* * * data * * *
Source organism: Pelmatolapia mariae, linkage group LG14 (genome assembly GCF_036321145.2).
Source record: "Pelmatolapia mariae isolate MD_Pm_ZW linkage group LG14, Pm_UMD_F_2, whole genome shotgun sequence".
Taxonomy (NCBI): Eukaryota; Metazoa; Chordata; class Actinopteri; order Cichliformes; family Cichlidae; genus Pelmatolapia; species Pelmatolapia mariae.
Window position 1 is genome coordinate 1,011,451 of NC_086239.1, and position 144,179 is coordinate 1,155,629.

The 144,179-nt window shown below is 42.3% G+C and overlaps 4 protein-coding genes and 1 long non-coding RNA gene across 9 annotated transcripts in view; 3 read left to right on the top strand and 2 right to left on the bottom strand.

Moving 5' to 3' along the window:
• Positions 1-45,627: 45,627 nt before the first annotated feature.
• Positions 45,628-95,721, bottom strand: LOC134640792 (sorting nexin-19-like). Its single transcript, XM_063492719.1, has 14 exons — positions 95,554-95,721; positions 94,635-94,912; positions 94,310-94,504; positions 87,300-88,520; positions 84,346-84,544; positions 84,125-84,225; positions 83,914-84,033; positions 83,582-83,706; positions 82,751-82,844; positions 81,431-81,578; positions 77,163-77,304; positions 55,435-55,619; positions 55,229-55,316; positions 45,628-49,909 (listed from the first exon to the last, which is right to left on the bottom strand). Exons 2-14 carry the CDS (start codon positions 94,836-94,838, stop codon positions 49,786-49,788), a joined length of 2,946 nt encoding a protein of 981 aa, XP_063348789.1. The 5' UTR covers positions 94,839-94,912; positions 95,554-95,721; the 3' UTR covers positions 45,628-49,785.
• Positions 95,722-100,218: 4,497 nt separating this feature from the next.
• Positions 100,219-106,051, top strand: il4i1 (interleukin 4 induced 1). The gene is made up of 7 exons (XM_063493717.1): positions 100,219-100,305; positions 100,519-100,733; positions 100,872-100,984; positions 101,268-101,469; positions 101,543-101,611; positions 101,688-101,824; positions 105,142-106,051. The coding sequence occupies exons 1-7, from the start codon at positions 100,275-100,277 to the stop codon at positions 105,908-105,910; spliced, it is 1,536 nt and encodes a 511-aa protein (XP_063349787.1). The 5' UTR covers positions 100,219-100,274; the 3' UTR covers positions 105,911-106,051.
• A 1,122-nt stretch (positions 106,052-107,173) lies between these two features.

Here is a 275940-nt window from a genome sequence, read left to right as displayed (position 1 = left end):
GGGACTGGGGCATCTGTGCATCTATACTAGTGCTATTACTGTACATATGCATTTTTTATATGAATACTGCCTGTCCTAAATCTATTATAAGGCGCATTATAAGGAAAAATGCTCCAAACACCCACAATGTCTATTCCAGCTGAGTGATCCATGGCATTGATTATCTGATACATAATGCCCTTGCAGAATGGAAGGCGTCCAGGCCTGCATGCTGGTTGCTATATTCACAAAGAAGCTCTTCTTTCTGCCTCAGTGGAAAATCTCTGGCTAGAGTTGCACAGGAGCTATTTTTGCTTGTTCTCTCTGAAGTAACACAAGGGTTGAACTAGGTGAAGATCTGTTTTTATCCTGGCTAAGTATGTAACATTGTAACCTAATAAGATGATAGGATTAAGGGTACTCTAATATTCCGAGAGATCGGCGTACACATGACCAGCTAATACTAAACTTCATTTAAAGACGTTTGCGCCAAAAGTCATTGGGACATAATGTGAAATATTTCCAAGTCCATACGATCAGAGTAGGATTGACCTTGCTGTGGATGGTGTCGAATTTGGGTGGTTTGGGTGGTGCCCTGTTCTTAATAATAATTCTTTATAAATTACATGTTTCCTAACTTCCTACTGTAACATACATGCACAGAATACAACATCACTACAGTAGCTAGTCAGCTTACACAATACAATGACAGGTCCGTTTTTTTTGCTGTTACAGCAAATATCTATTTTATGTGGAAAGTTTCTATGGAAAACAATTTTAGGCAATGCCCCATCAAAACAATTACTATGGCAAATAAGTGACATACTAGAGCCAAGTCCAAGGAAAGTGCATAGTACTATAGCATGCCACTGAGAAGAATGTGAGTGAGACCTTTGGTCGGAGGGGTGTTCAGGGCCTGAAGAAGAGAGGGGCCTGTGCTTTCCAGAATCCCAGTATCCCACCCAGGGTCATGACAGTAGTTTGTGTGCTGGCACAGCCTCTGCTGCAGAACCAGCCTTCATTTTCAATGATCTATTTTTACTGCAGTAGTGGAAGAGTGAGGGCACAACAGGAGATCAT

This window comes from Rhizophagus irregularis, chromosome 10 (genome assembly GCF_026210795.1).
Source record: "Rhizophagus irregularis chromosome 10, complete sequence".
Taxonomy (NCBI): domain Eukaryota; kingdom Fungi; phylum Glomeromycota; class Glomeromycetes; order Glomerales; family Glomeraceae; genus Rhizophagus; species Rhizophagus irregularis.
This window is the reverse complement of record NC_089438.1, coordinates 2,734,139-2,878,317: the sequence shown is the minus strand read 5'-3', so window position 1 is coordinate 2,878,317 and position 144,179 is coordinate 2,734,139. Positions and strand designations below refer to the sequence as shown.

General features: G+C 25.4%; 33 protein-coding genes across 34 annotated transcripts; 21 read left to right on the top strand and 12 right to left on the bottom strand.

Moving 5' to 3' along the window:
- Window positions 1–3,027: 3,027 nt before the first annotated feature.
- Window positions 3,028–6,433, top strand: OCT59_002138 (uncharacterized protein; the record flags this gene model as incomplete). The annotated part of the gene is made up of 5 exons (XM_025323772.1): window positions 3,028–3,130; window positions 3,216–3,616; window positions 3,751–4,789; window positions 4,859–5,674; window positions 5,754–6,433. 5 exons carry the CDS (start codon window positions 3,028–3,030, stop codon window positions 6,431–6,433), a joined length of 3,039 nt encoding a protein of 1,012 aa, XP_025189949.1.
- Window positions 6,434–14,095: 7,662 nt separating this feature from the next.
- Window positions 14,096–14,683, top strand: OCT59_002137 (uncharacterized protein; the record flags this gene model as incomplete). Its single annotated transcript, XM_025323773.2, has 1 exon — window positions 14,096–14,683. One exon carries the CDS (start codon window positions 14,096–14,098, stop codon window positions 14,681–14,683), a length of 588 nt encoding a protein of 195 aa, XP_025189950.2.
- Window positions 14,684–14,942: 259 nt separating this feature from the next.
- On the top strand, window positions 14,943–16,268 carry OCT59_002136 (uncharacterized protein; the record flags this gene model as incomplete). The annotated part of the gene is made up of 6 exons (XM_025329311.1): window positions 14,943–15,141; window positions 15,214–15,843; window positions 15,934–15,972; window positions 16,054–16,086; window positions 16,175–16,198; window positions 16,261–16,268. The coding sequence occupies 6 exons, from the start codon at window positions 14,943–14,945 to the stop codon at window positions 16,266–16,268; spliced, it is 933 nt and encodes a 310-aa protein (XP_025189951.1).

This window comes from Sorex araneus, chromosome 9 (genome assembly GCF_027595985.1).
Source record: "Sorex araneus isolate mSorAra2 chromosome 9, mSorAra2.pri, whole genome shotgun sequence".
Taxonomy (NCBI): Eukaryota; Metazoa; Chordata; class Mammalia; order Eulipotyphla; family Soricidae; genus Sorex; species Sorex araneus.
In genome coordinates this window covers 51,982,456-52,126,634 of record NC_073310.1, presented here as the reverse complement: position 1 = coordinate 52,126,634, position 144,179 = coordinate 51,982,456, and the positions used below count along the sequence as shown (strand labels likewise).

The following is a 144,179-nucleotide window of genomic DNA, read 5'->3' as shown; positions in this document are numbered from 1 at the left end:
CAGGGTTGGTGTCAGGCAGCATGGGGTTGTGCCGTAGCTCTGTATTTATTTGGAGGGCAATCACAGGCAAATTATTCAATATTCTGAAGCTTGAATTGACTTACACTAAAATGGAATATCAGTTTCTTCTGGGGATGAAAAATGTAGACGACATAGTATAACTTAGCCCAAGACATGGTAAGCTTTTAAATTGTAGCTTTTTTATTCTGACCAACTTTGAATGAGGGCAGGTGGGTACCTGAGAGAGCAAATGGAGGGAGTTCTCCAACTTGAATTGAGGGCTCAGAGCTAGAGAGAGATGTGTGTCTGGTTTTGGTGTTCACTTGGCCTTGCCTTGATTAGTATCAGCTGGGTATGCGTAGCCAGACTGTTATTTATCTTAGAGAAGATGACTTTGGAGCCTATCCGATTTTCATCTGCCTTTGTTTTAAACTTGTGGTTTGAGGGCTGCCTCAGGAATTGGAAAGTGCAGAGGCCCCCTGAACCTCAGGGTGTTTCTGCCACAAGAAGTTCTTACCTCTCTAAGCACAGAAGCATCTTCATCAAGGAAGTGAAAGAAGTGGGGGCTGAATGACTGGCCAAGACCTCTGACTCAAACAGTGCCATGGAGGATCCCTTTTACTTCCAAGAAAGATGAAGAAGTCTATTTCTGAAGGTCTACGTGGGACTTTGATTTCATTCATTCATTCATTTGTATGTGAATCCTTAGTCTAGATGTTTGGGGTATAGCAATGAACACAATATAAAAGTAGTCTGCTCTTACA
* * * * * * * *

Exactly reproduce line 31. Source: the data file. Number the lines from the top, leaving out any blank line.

CAGGGTTGGTGTCAGGCAGCATGGGGTTGTGCCGTAGCTCTGTATTTATTTGGAGGGCAATCACAGGCAAATTATTCAATATTCTGAAGCTTGAATTGACTTACACTAAAATGGAATATCAGTTTCTTCTGGGGATGAAAAATGTAGACGACATAGTATAACTTAGCCCAAGACATGGTAAGCTTTTAAATTGTAGCTTTTTTATTCTGACCAACTTTGAATGAGGGCAGGTGGGTACCTGAGAGAGCAAATGGAGGGAGTTCTCCAACTTGAATTGAGGGCTCAGAGCTAGAGAGAGATGTGTGTCTGGTTTTGGTGTTCACTTGGCCTTGCCTTGATTAGTATCAGCTGGGTATGCGTAGCCAGACTGTTATTTATCTTAGAGAAGATGACTTTGGAGCCTATCCGATTTTCATCTGCCTTTGTTTTAAACTTGTGGTTTGAGGGCTGCCTCAGGAATTGGAAAGTGCAGAGGCCCCCTGAACCTCAGGGTGTTTCTGCCACAAGAAGTTCTTACCTCTCTAAGCACAGAAGCATCTTCATCAAGGAAGTGAAAGAAGTGGGGGCTGAATGACTGGCCAAGACCTCTGACTCAAACAGTGCCATGGAGGATCCCTTTTACTTCCAAGAAAGATGAAGAAGTCTATTTCTGAAGGTCTACGTGGGACTTTGATTTCATTCATTCATTCATTTGTATGTGAATCCTTAGTCTAGATGTTTGGGGTATAGCAATGAACACAATATAAAAGTAGTCTGCTCTTACA